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Peter Schiff - The New Ideological Divide

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June 28, 2010 – Comments (6)

Despite the apparent deficit-cutting solidarity that emerged from this weekend’s G-20 meeting in Toronto, it is clear that the great powers of the industrialized world have not been this philosophically estranged since the end of the Cold War. Ironically, in this new contest, the former belligerents have switched sides – the capitalists are now the socialists, and vice versa.

We now are witnessing a struggle between two camps that I playfully call the “Stimulators” and the “Austereians.” Both warn that a worldwide depression will ensue if governments now make the wrong choices: the Stimulators say the danger lies in spending too little and the Austereians from spending too much. Each side also has their own economic champion: the Stimulators follow the banner of Nobel Prize-winning economist Paul Krugman, while the Austereians are forming up behind the recently reformed former Fed Chairman Alan Greenspan. (It is cold comfort to witness “The Maestro” belatedly returning to the hard-money positions that characterized his earlier years.) 

Full article

6 Comments – Post Your Own

#1) On June 28, 2010 at 6:05 PM, XMFSinchiruna (27.47) wrote:

great intro ... hope to read the whole piece shortly... thanks for posting.

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#2) On June 29, 2010 at 10:37 AM, JakilaTheHun (99.93) wrote:

Both camps are wrong.

Austerity won't work.  It hasn't work much of anywhere.  It definitely hasn't worked in Ireland:

http://www.nytimes.com/2010/06/29/business/global/29austerity.html

Government spending could theoretically work, but in practice, it's almost always wasteful.  

The real problem is currency distortions, trade deficits, and credit contraction that results from these issues. The best solution is to correct the underlying imbalances.  The next-best solution is to cut income taxes in order to pump more credit into the economy.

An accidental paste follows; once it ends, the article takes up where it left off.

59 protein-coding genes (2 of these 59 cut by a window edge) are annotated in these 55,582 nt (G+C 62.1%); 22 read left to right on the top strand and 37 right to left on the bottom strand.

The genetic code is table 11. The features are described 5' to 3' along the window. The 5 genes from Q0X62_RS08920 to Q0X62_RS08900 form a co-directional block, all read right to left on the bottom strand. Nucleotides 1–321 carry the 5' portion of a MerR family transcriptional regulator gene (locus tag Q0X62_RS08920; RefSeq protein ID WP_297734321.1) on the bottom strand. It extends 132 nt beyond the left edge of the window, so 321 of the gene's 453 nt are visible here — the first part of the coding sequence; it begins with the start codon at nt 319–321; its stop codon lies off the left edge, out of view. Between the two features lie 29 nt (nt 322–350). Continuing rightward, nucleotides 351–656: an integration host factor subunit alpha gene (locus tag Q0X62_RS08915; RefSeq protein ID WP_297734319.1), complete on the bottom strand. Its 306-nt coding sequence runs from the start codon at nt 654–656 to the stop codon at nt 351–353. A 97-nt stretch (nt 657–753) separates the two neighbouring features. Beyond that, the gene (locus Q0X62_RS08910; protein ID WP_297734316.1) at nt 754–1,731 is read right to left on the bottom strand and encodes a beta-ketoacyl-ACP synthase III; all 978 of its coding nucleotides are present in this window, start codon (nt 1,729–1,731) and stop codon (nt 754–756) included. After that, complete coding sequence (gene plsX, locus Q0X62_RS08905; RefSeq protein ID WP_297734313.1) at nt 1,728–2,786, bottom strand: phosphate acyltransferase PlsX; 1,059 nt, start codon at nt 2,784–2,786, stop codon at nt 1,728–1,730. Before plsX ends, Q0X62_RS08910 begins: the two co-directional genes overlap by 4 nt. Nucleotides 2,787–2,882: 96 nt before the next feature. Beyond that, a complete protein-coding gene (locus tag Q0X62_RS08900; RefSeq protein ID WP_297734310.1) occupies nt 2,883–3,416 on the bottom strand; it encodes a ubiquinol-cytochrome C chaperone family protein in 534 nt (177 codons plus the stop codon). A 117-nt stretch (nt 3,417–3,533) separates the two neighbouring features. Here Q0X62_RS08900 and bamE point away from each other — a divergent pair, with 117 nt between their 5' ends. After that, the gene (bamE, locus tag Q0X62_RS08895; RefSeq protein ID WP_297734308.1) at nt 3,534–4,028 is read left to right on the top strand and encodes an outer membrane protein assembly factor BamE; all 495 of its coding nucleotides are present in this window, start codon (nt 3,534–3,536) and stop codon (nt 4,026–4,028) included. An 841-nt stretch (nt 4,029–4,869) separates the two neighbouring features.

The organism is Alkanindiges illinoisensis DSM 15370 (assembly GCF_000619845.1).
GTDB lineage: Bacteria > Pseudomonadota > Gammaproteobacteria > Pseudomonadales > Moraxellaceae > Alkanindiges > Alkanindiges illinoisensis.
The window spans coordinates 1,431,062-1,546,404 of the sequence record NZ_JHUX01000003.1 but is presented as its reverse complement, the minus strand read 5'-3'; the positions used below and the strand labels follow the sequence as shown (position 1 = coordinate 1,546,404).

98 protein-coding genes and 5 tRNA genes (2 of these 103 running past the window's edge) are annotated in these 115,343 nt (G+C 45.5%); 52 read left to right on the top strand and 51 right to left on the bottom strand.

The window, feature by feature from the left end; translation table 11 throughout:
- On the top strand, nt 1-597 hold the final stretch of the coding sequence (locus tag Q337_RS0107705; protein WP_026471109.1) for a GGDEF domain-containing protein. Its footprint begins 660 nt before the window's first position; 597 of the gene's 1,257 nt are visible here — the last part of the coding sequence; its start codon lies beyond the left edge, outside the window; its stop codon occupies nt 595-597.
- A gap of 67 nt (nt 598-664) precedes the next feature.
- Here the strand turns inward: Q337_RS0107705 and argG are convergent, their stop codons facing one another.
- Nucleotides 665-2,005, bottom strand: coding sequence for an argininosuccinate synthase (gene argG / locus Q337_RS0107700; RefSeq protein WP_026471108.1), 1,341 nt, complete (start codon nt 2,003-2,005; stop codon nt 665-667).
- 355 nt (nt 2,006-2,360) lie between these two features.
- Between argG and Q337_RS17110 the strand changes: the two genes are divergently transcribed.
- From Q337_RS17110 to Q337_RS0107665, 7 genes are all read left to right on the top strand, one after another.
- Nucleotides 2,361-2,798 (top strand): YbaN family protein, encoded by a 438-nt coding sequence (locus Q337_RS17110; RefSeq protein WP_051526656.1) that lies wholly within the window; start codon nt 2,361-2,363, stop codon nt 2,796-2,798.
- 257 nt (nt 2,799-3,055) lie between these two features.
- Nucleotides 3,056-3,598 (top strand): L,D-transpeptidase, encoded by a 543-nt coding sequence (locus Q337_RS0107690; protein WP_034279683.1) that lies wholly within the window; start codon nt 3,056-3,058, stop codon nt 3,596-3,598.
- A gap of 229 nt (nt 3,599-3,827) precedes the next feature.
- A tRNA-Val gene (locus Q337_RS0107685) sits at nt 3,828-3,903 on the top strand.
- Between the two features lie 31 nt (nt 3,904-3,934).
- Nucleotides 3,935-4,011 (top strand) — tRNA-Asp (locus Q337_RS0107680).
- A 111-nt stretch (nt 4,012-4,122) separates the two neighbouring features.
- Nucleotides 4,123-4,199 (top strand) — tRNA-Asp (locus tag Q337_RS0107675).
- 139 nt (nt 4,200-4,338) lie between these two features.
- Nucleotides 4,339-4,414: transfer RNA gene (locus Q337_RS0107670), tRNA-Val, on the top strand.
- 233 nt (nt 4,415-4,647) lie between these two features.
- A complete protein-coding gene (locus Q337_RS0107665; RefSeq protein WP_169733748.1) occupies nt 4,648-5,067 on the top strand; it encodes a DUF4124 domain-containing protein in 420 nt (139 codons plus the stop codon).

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#3) On June 29, 2010 at 12:01 PM, Gemini846 (48.98) wrote:

In order to cut income taxes, you have to cut spending. Otherwise you just run more deficits.

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#4) On June 29, 2010 at 12:06 PM, Gemini846 (48.98) wrote:

I posted before reading the article, but when the Bush stimulus came around, I paid off debts. When Obama stimulated my paycheck, I bought necessities.

It would be a lot more efficient to give the money to the businesses to pay thier bills, but that would be trickle down. Can't have Obama doing that.

So infusing cash isn't working. Got it.

Austerity sounds pretty good.

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#5) On June 29, 2010 at 12:09 PM, whereaminow (< 20) wrote:

Austerity works quite well when you actually implement it. 

David in Qatar

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#6) On June 29, 2010 at 9:49 PM, curiosityofficer (< 20) wrote:

"Austerity" in this context simply means not spending like a Keynesian, that is, spending in every situation.  This spin is more Keynesian faith healer rubbish.  Their basic argument is that if stimulus happens to work then they're right; when it doesn't, shame on you for doing it wrong.  Keynesian stimulus as a remedy for a balance sheet recession is just idiotic.  

Krugman is the worst of them, good only for ridiculing.

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